Chairman Brady Signals Tax Extenders Will be Considered After Elections

Ways and Means Committee Chairman Kevin Brady (R-TX)

Tax Extenders Presents Opportunity to Advance Provisions in Affordable Housing Improvement Act

Last week, the U.S. House of Representatives passed a series of bills making permanent the individual and small business tax cuts enacted in the Tax Cuts and Jobs Act of 2017. The series of bills makes other changes to the tax code related to business innovation and pensions.

Those bills now head to the U.S. Senate – where they are not expected to be considered, at least before the November midterm elections. There were no provisions directly related to the Housing Credit or Housing Bonds included in these bills.

Ways and Means Committee Chairman Kevin Brady (R-TX) has signaled that House tax leaders are speaking with their Senate counterparts about legislation related to tax extenders that Congress could consider after the elections.

Though Senate leadership has been signaling interest in taking up tax extenders this year, this is the first time House leadership has shown openness as well.

Should tax extenders advance as part of larger tax legislation this fall, which may also include technical provisions and other tax provisions, it may present an opportunity to advance provisions from the Affordable Housing Credit Improvement Act (S. 548/H.R. 1661).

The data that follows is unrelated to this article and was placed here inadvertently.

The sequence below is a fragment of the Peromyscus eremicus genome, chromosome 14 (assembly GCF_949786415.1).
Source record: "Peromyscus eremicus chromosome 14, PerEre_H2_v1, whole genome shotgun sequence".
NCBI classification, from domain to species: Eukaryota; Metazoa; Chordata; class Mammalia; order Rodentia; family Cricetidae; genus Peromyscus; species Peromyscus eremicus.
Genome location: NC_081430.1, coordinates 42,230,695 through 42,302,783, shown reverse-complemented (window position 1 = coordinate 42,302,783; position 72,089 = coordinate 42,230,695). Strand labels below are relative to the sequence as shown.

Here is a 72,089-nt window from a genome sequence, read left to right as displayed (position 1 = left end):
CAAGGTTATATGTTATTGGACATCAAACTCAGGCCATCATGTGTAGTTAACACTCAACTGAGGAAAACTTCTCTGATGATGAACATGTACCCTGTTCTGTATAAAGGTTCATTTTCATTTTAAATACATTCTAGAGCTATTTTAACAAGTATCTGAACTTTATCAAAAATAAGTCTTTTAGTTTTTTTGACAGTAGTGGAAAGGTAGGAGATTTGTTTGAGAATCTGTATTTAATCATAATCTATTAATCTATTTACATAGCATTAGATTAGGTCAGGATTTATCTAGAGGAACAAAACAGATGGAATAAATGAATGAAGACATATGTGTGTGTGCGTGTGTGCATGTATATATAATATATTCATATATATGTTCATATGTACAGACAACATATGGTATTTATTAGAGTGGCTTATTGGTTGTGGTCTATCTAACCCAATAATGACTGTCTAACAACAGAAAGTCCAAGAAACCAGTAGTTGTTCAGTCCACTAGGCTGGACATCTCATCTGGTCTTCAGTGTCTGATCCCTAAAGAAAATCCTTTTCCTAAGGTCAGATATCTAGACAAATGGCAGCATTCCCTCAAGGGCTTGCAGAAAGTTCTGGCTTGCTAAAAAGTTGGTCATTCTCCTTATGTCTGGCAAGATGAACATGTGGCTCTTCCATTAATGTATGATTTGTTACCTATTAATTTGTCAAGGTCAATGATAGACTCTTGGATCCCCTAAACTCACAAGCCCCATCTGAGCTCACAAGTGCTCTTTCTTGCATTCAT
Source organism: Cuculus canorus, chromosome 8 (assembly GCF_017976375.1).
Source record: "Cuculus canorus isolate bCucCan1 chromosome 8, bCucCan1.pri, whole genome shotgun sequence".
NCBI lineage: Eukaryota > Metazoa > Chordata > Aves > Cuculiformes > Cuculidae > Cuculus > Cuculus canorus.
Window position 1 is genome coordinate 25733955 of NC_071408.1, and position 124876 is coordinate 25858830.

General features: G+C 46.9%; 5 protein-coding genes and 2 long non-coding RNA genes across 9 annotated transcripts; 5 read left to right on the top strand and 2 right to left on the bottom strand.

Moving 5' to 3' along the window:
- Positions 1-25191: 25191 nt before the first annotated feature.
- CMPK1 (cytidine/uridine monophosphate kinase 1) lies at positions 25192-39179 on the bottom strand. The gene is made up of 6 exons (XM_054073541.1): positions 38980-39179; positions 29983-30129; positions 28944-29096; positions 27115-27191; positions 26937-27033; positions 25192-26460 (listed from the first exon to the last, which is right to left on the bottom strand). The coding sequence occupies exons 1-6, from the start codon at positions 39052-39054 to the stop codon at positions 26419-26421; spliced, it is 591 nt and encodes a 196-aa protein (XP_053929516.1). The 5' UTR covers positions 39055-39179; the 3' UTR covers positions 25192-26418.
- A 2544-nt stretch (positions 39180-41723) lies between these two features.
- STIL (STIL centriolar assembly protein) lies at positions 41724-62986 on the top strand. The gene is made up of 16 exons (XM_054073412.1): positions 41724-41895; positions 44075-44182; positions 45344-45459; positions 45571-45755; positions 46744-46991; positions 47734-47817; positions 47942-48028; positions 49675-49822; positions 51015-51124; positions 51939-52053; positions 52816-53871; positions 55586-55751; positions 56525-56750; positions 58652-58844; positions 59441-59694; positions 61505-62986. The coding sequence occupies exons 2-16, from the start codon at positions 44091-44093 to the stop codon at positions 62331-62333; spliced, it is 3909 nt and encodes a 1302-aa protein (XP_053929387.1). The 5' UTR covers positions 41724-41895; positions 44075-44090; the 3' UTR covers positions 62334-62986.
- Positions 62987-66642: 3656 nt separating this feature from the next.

To position the Housing Credit as strongly as possible going into any potential negotiations in the lame duck session, the ACTION Campaign encourages all stakeholders to continue conducting outreach to your elected officials to both urge them to sign on if they haven’t already and thank current co-sponsors for their continued support. U.S. Representatives.

These NJ members have endorsed the legislation.

If your Representative has not signed on to co-sponsor HR 1661, click here to find out how you can reach out and encourage him or her to become a co-sponsor.

According to the National Low Income Housing Coalition (NLIHC) 2018 Out of Reach report, in New Jersey, a household earning minimum wage earning 8.60/hour would need to work 107 hours a week to afford a modest 1-bedroom rental home at Fair Market Rent.

According to the ACTION Campaign, in NJ:

  • 329,669 households pay more than half of their monthly income on rent, leaving too little for other expenses like health care, transportation and nutritious food.

HR 1661

ACTION Campaign

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